What is SEO?

Search engine optimization (SEO)

is the process of improving the volume and quality of traffic to a web site from search engines via "natural" ("organic" or "algorithmic") search results. Usually, the earlier a site is presented in the search results, or the higher it "ranks," the more searchers will visit that site. SEO can also target different kinds of search, including image search, local search, and industry-specific vertical search engines.

As a marketing strategy for increasing a site's relevancy, SEO considers how search algorithms work and what people search for. SEO efforts may involve a site's coding, presentation, and structure, as well as fixing problems that could prevent search engine indexing programs from fully spidering a site. Other, more noticeable efforts may include adding unique content to a site, and making sure that the content is easily indexed by search engines and also appeals to human visitors.

The acronym "SEO" can also refer to "search engine optimizers," a term adopted by an industry of consultants who carry out optimization projects on behalf of clients, and by employees who perform SEO services in-house. Search engine optimizers may offer SEO as a stand-alone service or as a part of a broader marketing campaign. Because effective SEO may require changes to the HTML source code of a site, SEO tactics may be incorporated into web site development and design. The term "search engine friendly" may be used to describe web site designs, menus, content management systems and shopping carts that are easy to optimize.

The leading search engines, Google, Yahoo! and Microsoft, use crawlers to find pages for their algorithmic search results. Pages that are linked from other search engine indexed pages do not need to be submitted because they are found automatically. Some search engines, notably Yahoo!, operate a paid submission service that guarantee crawling for either a set fee or cost per click. Such programs usually guarantee inclusion in the database, but do not guarantee specific ranking within the search results. Yahoo's paid inclusion program has drawn criticism from advertisers and competitors. Two major directories, the Yahoo Directory and the Open Directory Project both require manual submission and human editorial review. Google offers Google Sitemaps, for which an XML type feed can be created and submitted for free to ensure that all pages are found, especially pages that aren't discoverable by automatically following links. Search engine crawlers may look at a number of different factors when crawling a site. Not every page is indexed by the search engines. Distance of pages from the root directory of a site may also be a factor in whether or not pages get crawled.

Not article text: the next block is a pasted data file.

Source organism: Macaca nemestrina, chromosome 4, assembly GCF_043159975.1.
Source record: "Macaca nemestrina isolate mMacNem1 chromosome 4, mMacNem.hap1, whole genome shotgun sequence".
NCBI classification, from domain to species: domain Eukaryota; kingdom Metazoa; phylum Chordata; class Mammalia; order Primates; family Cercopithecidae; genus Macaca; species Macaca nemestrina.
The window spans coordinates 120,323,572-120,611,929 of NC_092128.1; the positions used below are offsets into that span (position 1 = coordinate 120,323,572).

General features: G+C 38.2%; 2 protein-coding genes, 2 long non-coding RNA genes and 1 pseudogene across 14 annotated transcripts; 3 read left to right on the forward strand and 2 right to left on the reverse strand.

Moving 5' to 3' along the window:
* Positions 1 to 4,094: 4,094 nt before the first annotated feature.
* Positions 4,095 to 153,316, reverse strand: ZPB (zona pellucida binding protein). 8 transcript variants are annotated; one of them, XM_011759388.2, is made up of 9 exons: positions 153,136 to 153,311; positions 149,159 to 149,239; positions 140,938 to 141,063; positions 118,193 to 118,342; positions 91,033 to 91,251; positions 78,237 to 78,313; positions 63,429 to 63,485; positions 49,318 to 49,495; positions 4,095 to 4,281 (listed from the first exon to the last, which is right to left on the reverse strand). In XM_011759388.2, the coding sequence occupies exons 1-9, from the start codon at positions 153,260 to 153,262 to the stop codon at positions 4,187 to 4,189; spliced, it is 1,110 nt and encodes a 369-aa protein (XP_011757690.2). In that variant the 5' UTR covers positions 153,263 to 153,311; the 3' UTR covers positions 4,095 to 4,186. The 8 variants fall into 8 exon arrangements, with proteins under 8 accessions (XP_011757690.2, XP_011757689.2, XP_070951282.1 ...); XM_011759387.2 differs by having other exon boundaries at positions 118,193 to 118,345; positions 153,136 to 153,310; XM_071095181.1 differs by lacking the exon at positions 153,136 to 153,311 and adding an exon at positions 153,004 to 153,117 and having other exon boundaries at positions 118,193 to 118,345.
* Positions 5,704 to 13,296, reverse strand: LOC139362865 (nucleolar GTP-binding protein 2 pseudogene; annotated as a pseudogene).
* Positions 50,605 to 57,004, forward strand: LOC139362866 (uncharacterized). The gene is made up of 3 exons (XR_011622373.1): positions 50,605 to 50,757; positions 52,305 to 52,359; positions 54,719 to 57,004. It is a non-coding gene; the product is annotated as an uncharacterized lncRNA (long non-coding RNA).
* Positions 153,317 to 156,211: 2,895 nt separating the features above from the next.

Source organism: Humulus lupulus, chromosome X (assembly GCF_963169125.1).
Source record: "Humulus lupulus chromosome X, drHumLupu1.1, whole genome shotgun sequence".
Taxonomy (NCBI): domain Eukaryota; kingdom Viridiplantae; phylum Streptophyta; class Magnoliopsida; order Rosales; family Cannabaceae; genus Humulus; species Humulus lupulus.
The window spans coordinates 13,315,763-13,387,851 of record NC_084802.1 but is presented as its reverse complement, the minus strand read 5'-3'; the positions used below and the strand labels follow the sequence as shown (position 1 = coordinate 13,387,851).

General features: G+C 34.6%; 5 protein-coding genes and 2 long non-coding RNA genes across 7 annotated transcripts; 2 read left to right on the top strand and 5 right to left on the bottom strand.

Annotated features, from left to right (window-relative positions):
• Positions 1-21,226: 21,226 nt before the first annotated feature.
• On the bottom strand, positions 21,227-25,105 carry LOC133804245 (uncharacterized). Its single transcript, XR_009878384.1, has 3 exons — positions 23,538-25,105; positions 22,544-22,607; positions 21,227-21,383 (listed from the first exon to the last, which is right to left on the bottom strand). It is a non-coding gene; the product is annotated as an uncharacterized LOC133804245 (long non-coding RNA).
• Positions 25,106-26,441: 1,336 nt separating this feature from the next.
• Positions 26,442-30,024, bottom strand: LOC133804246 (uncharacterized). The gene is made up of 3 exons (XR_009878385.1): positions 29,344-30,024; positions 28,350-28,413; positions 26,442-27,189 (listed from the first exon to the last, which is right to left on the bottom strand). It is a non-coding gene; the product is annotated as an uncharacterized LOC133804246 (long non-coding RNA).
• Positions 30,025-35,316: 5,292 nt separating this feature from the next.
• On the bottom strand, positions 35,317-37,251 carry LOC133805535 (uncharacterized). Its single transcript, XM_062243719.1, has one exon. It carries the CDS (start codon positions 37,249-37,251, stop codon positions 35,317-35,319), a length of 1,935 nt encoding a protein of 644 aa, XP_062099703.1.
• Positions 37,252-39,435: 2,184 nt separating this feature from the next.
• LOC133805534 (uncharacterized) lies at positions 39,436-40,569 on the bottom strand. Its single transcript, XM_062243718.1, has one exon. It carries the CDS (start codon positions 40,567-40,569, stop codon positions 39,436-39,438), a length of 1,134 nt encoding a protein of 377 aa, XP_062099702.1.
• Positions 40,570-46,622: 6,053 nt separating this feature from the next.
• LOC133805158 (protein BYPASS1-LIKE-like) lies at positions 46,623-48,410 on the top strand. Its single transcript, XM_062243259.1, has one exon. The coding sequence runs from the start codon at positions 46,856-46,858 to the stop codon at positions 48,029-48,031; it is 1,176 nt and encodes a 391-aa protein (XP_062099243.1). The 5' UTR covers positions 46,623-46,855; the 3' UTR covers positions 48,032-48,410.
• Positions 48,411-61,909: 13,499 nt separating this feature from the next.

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Search engine optimization (SEO) As a marketing strategy

Search engine optimization ( SEO ) Eye tracking studies have shown that searchers scan a search results page from top to bottom and left to right, looking for a relevant result. Placement at or near the top of the rankings therefore increases the number of searchers who will visit a site. However, more search engine referrals does not guarantee more sales. SEO is not necessarily an appropriate strategy for every website, and other Internet marketing strategies can be much more effective, depending on the site operator's goals.A successful Internet marketing campaign may drive organic search results to pages, but it also may involve the use of paid advertising on search engines and other pages, building high quality web pages to engage and persuade, addressing technical issues that may keep search engines from crawling and indexing those sites, setting up analytics programs to enable site owners to measure their successes, and improving a site's conversion rate.

SEO may generate a return on investment. However, search engines are not paid for organic search traffic, their algorithms change, and there are no guarantees of continued referrals. Due to this lack of guarantees and certainty, a business that relies heavily on search engine traffic can suffer major losses if the search engines stop sending visitors. According to notable technologist Jakob Nielsen, website operators should liberate themselves from dependence on search engine traffic. A top ranked SEO blog Seomoz.org has reported, "Search marketers, in a twist of irony, receive a very small share of their traffic from search engines." Instead, their main sources of traffic are links from other websites.

The search engines' market shares vary from market to market, as does competition. In 2003, Danny Sullivan stated that Google represented about 75% of all searches. In markets outside the United States, Google's share is often larger, and Google remains the dominant search engine worldwide as of 2007. As of 2006, Google held about 40% of the market in the United States, but Google had an 85-90% market share in Germany. While there were hundreds of SEO firms in the US at that time, there were only about five in Germany.

In Russia the situation is reversed. Local search engine Yandex controls 50% of the paid advertising revenue, while Google has less than 9%. In China, Baidu continues to lead in market share, although Google has been gaining share as of 2007.

Successful search engine optimization ( SEO ) for international markets may require professional translation of web pages, registration of a domain name with a top level domain in the target market, and web hosting that provides a local IP address. Otherwise, the fundamental elements of search engine optimization ( SEO ) are essentially the same, regardless of language.

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